Everyone knows that there are consequences for driving under the influence of alcohol (DUI). When people think of these consequences they generally think of court fines, the installation of ignition interlock devices, and even potential jail time. However, there can be other consequences that are a lot less talked about. Many people find themselves embarrassed that they misjudged the situation and made a mistake. This, accompanied with the potential loss or stifling of freedom, often leads to regret, shame and depression.
Depression is a serious condition that can affect anyone convicted of a DUI. Even those who have the option of getting a limited license feel the constriction on personal freedom and mobility, which can add to feelings of depression. Coping with a DUI and the depression is an important part of moving on with life. DUI offenders may need to consider personal motivations for driving drunk and try to deal with the problem one step at a time. A trained counselor may be one helpful way to do this.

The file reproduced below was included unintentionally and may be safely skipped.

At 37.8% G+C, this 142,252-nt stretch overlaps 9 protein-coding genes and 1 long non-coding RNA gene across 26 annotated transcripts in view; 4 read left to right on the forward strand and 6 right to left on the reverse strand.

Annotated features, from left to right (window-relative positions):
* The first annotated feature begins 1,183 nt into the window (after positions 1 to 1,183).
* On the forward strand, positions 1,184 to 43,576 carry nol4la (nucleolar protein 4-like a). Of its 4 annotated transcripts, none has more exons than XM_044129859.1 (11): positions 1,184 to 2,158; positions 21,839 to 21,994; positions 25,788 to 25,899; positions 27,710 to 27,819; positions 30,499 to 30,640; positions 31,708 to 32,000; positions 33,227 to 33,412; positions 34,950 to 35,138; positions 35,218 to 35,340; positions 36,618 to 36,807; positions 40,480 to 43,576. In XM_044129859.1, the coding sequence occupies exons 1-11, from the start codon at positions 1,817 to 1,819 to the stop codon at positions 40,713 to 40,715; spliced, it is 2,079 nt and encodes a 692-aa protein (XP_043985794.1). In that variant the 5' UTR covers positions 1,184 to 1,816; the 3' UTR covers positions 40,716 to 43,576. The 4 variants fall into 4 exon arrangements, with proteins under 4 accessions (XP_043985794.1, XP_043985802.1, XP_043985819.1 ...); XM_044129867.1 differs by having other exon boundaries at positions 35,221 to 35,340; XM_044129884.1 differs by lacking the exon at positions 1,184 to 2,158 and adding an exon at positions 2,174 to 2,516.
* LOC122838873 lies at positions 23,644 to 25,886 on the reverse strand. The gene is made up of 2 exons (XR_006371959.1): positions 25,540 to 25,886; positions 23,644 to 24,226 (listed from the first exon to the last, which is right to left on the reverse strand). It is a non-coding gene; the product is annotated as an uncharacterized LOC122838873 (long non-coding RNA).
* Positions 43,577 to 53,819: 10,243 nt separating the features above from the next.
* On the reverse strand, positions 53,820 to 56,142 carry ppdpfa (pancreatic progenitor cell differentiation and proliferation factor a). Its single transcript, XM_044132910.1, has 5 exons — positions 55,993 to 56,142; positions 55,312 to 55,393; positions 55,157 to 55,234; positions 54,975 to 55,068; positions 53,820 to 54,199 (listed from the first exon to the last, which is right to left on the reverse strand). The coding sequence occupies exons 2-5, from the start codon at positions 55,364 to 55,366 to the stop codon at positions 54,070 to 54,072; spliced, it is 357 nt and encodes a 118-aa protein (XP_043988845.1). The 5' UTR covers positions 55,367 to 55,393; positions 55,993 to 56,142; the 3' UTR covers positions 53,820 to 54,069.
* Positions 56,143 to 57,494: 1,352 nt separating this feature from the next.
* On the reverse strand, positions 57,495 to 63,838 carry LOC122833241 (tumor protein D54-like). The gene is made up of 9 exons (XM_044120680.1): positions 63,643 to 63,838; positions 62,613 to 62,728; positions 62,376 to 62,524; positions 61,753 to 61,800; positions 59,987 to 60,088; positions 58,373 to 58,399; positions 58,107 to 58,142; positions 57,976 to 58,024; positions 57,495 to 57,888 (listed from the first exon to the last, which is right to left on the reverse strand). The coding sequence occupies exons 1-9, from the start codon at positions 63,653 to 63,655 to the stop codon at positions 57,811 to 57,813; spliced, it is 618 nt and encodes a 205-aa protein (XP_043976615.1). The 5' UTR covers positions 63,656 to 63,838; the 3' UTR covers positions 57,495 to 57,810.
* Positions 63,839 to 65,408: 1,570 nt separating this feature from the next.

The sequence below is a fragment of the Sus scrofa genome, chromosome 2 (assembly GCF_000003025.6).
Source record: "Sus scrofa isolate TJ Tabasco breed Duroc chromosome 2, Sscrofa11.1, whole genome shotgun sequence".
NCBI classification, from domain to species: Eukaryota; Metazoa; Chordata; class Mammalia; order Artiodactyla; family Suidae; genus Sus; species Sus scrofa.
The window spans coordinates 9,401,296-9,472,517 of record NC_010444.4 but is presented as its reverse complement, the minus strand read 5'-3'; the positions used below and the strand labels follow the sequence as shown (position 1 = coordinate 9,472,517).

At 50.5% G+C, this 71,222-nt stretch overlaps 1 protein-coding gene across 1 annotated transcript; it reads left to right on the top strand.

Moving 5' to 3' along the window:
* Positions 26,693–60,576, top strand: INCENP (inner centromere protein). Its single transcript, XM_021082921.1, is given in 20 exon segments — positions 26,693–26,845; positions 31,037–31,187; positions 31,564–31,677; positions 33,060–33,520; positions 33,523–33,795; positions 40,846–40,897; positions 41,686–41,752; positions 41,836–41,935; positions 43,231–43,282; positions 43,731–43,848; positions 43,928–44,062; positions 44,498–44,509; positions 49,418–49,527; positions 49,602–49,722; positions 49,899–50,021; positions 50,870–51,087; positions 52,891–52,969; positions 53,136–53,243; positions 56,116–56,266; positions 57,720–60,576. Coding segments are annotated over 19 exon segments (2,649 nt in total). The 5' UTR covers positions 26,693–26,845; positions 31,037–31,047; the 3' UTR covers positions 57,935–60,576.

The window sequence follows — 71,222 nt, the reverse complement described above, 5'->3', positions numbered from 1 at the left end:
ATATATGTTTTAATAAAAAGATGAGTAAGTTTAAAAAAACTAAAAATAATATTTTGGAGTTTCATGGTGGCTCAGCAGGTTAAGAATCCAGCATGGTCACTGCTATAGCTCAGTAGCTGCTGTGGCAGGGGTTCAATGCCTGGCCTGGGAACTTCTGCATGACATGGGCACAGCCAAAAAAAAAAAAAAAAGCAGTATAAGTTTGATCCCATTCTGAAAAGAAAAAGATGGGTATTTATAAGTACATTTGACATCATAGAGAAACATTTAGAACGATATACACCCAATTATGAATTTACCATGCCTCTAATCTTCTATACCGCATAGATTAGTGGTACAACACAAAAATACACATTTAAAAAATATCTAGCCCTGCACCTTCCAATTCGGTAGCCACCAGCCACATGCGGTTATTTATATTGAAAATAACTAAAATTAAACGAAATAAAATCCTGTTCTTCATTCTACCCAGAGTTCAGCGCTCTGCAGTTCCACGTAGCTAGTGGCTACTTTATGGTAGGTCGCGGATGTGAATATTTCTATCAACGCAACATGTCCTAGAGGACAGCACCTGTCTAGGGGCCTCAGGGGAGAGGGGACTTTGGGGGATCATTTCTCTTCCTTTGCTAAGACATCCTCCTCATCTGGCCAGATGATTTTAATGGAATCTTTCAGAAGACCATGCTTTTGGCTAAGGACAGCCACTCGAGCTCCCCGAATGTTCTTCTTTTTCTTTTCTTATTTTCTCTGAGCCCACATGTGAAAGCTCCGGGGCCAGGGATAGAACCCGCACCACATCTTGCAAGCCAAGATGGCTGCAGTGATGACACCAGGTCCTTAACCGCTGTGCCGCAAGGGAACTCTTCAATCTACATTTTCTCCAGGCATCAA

Coping with a DUI conviction is a financial burden. There are concerns with higher insurance premiums, cost of maintaining an ignition interlock device and the costs associated with a criminal court case. Many DUIs are now being prosecuted as felonies and as more people have access to criminal records, this can hold DUI offenders back in several ways. DUI offenders may be less likely to get a job or even a house because of the felony criminal charges. A DUI conviction can impact a person’s financial life for years, causing a “snowball effect” of burdening financial obligations and restrictions.
It is important to remember that mistakes are made in life. A person’s life is not determined by these mistakes, but by how well mistakes are handled. Coping with a DUI conviction can be difficult, but it is not impossible to rise above it and move forward.